Date: 25 Mar – 27 May 2023 (10 sessions, every Sat)
Time: 2-4PM
Venue: The Buddhist Library Auditorium
Fee: this programme is freely offered
Click here to register

About this program

Are you interested in practicing Buddhism? Or are you looking to strengthen your understanding and practice?

The Meditation and Dhamma class is a recurring programme at the Buddhist Library and is one of its more popular programmes in recent years. Each run of the class comprises ten sessions, and during each session the class mentors will lead meditation sessions as well as run through specific teachings of the Buddha. Time is also allocated for Q&A.

The teachings that will be covered in 2023 are the Four Noble Truths.

It is never too late to start learning!

What are the sessions like?

A typical session begins with paying homage to the Buddha, Dhamma & Saṅgha, followed by a guided meditation session. This is followed by Dhamma Bites—a sharing of the Buddha’s teachings—Q&A, and a second guided meditation session.  The class will end with the sharing of merits.

To benefit those who are new to Buddhism, the class mentors will give an overview of the BuddhaDhamma (what the Buddha taught) at the start of the class on 25 Mar 2023. To join us, simply click here to register.

(For regulars of the class) For this run of the Meditation and Dhamma class, more time will be allocated to meditation. Less content will be covered in each week’s Dhamma Bites, but more attention will be given to content to allow better understanding and retention. The class mentors also hope to give more time to Q&A.

What are the topics?

For Dhamma Bites this year, we will be covering the Four Noble Truths. This topic will serve as a good introduction to those who are new to the Dhamma. It will also be a good revision for those who have attended the previous Meditation & Dhamma classes. For the period 25 Mar to 27 May 2023, we will cover the 1st and 2nd Noble Truths:

First Noble Truth

1)     How does the Buddha define the 1st Noble Truth? What does the Buddha mean when he said: “In brief, the five aggregates subject to clinging is suffering”?

2)     The Buddha said that the 1st Noble Truth of suffering has to be understood. How do we understand suffering in the correct way?

3)     What is the relationship between the dukkha (suffering) in the Noble Truths and the dukkha (unsatisfactoriness) in the Three Universal Characteristics?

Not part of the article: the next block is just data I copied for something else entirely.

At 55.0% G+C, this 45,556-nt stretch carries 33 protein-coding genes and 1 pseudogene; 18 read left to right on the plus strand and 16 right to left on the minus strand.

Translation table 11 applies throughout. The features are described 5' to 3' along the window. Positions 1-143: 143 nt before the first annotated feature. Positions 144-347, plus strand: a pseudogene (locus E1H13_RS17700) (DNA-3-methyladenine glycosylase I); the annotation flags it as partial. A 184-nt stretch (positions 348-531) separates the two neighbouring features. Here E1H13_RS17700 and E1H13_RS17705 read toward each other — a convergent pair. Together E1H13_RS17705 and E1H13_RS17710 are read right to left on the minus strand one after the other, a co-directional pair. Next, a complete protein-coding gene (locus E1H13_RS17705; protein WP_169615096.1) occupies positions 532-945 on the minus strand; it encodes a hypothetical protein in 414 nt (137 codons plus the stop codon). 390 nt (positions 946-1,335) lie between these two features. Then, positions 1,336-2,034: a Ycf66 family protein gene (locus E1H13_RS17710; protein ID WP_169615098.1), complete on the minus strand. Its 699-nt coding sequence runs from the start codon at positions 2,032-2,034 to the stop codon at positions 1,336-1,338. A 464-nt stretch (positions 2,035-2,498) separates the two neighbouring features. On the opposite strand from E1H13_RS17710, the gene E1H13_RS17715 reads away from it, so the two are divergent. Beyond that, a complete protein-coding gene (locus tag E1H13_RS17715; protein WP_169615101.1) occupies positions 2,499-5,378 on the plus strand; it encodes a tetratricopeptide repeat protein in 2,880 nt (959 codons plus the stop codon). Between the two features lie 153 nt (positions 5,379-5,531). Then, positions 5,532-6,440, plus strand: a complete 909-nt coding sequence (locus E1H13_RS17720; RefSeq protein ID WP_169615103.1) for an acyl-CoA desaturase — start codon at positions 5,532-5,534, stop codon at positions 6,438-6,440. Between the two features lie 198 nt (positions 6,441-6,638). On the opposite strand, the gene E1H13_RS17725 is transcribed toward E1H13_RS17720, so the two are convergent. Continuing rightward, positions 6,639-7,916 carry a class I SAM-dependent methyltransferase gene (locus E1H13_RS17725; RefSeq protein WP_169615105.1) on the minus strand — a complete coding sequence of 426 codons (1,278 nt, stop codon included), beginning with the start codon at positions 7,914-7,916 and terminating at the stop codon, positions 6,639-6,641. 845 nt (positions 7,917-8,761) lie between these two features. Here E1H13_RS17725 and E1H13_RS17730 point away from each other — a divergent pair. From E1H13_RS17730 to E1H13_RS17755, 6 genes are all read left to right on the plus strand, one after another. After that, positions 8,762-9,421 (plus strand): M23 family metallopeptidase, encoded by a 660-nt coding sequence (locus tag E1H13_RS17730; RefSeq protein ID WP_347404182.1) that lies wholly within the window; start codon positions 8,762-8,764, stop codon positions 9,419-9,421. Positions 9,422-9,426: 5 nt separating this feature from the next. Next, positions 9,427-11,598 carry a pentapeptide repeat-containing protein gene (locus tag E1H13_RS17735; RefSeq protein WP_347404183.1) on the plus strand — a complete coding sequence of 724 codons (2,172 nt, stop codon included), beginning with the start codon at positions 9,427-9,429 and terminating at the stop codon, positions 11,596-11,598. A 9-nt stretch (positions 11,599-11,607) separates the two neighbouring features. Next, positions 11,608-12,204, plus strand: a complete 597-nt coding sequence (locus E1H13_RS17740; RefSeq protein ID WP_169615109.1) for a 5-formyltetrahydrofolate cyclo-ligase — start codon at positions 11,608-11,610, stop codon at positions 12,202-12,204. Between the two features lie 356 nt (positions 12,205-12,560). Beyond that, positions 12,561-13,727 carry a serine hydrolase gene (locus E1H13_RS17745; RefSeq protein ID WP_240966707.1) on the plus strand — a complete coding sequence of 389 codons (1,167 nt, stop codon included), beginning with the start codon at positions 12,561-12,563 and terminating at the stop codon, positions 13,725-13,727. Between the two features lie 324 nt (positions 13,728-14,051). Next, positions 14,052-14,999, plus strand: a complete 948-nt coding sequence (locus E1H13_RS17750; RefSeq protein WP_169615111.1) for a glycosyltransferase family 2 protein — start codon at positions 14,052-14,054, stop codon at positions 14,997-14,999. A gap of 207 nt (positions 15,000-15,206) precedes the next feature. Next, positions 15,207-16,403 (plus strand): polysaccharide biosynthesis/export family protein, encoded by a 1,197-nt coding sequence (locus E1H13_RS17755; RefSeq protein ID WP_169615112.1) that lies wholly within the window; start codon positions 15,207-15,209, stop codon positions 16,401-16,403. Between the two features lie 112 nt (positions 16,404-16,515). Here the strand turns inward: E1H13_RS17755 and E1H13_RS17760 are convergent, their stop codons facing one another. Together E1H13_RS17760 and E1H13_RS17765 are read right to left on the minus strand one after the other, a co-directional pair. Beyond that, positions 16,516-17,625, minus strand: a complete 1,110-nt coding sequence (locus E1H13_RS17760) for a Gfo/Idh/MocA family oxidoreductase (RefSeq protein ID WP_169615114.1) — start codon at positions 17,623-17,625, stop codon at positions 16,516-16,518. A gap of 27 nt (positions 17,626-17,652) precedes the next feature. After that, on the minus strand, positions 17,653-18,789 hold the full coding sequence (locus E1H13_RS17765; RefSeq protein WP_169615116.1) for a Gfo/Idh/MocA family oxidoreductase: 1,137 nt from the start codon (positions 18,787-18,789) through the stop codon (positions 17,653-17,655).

4)     How do we apply the practice of investigating and understanding dukkha to our daily life?

We will also explain the usage of terms like “causes and conditions”, “conditioned phenomenon/states”, “five aggregates”, “three universal characteristics” to facilitate better understanding of the 1st Noble Truth.

Second Noble Truth

1)     Why are we, and not external factors, responsible for our own suffering?

2)     Why is craving (taṇhā), and not clinging (upādāna), defined as the cause of suffering?

3)     If craving is the cause of suffering, does it mean that we should totally refrain from seeking out sense pleasures?

4)     How do we know whether a desire is taṇhā (unwise craving) or chanda (wise wanting)?

5)     How do we take responsibility for our own suffering and manage craving in our daily life?

The Dhamma Bites for the 3rd & 4th Noble Truths will be covered in the second half of the year from July 2023 onwards. The schedule for this second block of classes will be released in May/June 2023.

About the teachers

The Meditation and Dhamma class mentors are Sis Foo Siew Fong (bio here), Sis Foo Siew Ee (bio here), Sis Tan Sock Hoon and Bro Tan Chau Yee (bio here).

The class mentors aim to help participants recognize the dukhha in their lives, including where it comes from; gain confidence in the Buddha’s teaching and realize that they can take this path; and experience joy at the opportunity we have all been given.

The class mentors will do this by sharing the strength and beauty of the Buddha’s teachings in a simple, clear and digestible way, practicing various meditation techniques as taught by the Buddha, and providing practical applications for everyday life. Through these sessions, they hope to inspire in all participants an abiding curiosity, interest, and determination to explore the Dhamma and live life according to the Buddha’s teachings.